How is it being undertaken? 

Cities have already prepared action plans in consultation with the Central Pollution Control Board (CPCB). If we talk at international standards, China’s first five-year air pollution action plan implemented in 2013 saw a 33 per cent fall PM2.5 in 74 cities. However, to be noted is that Beijing has a multi-tier accountability mechanism for proper facilitation of the program. Saha says, “The concerned SPCBs and PCCs have already prepared comprehensive program along with time-bound implementation strategy and timeline with baseline information and gap analyses have been completed.” “Stakeholder’s responsibilities have been defined and expert consultative teams have been prepared for each State and UT.” 

Applicability in concern

A crucial thing to point out let’s say the program has been well laid out and finances are in order, what keeps them from taking the program to its successful end. There is no proposal to notify this plan under any act. Concerned people have pointed out that the program has no legal binding. Choudhury says, “This is a right step forward but it has to adopt strong compliance to enforce this mandate and to ensure inter-ministerial and inter-departmental coordination for multi-sectoral interventions to be able to meet the targets.”  

Many efforts by the government have helped in mitigating the pollution. Smith says, “About 30 per cent of all outdoor air pollution in the country. Thus, the PMUY program, which will reach 80 million LPG connections among poor households in Sep, actually has a serious impact on outdoor pollution.” But the PMUY is not part of the NCAP programme and the question arises if there are any direct measures taken in the NCAP programme that would have an impact? “Unfortunately, the NCAP does not recognize the value of working even harder on cleaning up households, something with many benefits not just those to outdoor air quality”, says Smith. The actions taken by the centre should be one-sided in order for the best outcome of the programme. Choudhury stated, “NCAP should not just become only a top-down prescriptive approach but enable within the federal structure more room for tighter action in states that can be even stronger than the common minimum national programme as defined by NCAP.”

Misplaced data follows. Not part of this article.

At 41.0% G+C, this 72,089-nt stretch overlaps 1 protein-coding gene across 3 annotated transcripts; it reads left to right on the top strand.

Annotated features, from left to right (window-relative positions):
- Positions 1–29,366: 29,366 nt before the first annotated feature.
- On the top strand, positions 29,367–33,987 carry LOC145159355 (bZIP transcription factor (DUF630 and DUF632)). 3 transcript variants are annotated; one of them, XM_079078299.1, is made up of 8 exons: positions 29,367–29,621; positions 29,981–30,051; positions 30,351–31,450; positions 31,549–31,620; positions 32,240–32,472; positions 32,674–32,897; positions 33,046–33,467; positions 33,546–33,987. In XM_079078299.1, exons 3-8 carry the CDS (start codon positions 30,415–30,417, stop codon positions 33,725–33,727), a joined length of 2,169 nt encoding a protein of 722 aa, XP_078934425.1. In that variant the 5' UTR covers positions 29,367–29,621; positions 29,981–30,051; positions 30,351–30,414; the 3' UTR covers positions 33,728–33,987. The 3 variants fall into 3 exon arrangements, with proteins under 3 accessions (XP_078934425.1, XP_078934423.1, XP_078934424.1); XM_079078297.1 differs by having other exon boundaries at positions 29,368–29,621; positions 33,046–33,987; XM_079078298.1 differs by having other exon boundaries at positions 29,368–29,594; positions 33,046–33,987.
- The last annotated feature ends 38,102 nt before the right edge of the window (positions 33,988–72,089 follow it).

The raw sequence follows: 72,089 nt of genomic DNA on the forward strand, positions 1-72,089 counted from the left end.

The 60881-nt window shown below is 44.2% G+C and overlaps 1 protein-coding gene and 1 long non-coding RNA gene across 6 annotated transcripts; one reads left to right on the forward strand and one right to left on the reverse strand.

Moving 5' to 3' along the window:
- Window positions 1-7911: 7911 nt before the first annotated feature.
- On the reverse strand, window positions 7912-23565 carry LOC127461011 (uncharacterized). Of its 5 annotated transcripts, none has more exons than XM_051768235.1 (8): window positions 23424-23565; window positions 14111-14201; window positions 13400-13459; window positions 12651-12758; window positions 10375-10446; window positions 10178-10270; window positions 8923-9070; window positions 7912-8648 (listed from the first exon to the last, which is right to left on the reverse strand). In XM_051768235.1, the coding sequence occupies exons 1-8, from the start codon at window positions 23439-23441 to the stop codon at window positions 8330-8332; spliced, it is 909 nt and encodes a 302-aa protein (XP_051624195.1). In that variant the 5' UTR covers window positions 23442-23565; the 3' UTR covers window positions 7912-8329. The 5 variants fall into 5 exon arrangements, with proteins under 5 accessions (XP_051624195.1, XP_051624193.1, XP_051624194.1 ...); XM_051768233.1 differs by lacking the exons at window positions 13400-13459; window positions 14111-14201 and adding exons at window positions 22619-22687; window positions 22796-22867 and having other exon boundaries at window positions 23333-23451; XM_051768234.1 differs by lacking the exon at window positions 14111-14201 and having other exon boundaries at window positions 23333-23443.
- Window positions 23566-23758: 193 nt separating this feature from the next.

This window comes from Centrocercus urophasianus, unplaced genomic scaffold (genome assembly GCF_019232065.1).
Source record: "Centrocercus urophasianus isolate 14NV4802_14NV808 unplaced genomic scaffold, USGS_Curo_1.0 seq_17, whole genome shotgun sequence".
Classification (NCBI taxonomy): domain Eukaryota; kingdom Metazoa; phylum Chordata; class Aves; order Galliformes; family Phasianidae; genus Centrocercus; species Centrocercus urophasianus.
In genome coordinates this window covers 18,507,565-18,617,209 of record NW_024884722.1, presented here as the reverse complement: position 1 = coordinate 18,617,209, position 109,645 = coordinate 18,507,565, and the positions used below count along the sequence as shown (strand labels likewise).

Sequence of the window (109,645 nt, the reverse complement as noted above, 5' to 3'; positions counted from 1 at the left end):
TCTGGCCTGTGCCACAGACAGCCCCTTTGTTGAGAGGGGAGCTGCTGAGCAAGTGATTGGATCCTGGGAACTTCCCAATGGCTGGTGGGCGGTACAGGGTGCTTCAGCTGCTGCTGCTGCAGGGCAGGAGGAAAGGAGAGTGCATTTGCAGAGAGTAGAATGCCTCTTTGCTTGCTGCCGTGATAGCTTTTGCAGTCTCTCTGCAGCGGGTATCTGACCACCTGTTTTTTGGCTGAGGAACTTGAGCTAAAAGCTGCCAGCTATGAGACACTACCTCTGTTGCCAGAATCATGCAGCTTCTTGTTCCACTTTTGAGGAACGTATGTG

The government should also include private parties in collaboration to mitigate environmental concerns. Changes require proper recording of data of the variables in the atmosphere. Nita Soans, CEO of Kaiterra India, says, “The goal of reducing PM2.5 and PM10 pollution by 20-30 per cent requires dense high-quality air quality information that can help identify hidden local patterns in the data.” She added, “Even under the NACP, the number of regulatory grade air pollution monitoring systems will not give a sufficiently dense reading for which Government can take of help third parties like Kaiterra.” The government should also come out and look for innovative ways to tackle this. Singhla stated, “Companies like us need to keep coming up with cost-effective ways to solve the problem of pollution. The government can aid by ensuring that technical solutions are included as a part of the plan and adoption is encouraged.”